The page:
while puppylike he presses close to me,
not showing, in a slum field
of the Jordan's desert, in the world,
anything but love's poor simple feeling.

Pier Paolo Pasolini

Thursday, January 08, 2009

Abd el-Hadi Fights a superpower

In his life
he neither wrote nor read.
In his life he
didn't cut down a single tree,
didn't slit the throat
of a single calf.
In his life he did not speak
of the New York Times
behind its back,
didn't raise
his voice to a soul
except in his saying:
" Come in please,
by God, you can't refuse".

his case is hopeless,
his situation desperate.
His God-given rights are a grain of salt
tossed into the sea.

Ladies and gentlemen of the jury:
about his enemies
my client knows not a thing.
And I can assure you,
were he to encounter
the entire crew
of the aircraft carrier Enterprise,
he'd serve them eggs
sunny-side up,
and labneh
fresh from the bag.

Taha Muhammad Ali, 1973

Wednesday, January 07, 2009

What the Zionists want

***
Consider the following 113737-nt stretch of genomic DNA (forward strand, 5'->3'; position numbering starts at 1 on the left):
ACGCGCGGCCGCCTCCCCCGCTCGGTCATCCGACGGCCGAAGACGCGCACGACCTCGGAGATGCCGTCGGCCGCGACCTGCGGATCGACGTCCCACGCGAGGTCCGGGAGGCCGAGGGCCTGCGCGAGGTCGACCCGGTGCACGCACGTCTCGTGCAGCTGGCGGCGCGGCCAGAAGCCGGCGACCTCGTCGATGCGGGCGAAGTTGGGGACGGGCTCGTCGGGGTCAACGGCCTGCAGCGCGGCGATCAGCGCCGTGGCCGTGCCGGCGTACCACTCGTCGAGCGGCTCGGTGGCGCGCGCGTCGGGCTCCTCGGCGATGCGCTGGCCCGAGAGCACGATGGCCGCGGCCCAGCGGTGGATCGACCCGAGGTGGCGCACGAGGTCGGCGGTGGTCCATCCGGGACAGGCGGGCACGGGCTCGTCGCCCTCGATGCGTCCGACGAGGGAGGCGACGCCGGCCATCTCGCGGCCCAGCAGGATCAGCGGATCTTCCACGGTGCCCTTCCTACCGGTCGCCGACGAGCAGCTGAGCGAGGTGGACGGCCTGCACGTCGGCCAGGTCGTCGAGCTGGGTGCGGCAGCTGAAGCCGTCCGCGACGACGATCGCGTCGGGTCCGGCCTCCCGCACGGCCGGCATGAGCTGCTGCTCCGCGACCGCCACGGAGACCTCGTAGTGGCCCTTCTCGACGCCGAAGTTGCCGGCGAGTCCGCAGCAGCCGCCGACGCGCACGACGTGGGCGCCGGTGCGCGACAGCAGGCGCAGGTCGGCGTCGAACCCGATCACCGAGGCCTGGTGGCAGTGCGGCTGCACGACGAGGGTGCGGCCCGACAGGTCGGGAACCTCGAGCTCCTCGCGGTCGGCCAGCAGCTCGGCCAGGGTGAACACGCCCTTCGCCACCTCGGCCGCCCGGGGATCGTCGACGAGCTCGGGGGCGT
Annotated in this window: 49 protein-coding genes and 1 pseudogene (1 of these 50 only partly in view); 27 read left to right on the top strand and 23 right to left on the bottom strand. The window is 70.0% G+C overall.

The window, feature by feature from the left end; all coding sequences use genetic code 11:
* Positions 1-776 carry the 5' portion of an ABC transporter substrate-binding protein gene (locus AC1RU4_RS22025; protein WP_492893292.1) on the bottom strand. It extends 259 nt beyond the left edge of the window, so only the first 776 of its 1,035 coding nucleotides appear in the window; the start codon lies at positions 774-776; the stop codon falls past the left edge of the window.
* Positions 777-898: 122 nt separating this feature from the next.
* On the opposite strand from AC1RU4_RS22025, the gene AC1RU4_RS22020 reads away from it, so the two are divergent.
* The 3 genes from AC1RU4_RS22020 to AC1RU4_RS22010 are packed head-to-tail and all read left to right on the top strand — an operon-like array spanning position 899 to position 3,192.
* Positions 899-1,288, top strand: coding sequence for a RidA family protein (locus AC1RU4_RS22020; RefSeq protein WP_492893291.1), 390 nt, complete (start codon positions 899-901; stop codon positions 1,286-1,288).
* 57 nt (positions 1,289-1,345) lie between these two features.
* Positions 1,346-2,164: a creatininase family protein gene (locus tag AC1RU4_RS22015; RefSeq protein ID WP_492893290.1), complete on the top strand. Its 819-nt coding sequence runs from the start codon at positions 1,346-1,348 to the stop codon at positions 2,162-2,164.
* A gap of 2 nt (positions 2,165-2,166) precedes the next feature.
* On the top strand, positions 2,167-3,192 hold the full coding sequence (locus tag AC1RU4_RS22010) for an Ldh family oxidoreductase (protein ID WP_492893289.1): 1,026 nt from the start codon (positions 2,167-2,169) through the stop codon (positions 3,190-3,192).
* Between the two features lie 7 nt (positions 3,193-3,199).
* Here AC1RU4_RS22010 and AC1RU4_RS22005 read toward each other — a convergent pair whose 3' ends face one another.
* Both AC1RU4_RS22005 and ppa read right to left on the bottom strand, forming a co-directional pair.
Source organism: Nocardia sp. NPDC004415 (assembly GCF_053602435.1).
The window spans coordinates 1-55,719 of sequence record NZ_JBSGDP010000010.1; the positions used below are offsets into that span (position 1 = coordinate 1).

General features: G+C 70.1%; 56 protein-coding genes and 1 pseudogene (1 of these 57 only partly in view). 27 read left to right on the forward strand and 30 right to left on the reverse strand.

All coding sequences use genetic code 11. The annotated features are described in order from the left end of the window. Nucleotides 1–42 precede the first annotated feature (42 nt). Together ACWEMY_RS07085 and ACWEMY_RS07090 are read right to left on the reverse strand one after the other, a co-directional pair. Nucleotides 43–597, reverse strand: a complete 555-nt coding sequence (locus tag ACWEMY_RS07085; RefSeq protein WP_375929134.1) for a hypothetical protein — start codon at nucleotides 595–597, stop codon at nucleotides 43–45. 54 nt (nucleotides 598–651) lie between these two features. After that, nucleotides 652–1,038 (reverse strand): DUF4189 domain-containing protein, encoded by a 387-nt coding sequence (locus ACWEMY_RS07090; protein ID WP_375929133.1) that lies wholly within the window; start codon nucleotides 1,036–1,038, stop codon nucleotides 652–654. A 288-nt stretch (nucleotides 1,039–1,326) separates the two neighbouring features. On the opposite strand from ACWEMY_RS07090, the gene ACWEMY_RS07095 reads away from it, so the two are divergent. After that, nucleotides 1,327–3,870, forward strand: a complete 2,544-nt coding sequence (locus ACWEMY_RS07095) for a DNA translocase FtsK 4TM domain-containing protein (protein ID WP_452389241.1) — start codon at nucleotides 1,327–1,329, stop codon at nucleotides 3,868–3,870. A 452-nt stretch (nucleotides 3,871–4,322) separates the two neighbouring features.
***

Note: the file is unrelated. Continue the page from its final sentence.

The outcome of the present Zionist atrocities unleashed on the Gaza strip will ultimately end in legitimizing the mass killings of Palestinian civilians that also include children and women. The fault as noted earlier lies with the Palestinians for they are nameless, stateless and thus without any rights. The stateless person does not actually exist. For the Zionists and their benefactors to actually not allow the Palestinians to resist, to fight and claim the land that was stolen from them, to besmirch their resistance and to attach to their resistance the label of terrorism is the ultimate victory of the Israeli state. From all this, the ultimate victory will only belong to Israel, for in essence, what Israel is fighting for is an extreme ideology, in which God has been given a role too. From a secular democracy to a theological ideology, everything is immersed in an identity that claims a threat to its existence from a people sandwiched between an artificially progressive Arab states, progress based on desert mirages and that of Israel, a mini America, God's promised land, sponsored by right wing ideologues and their war machines.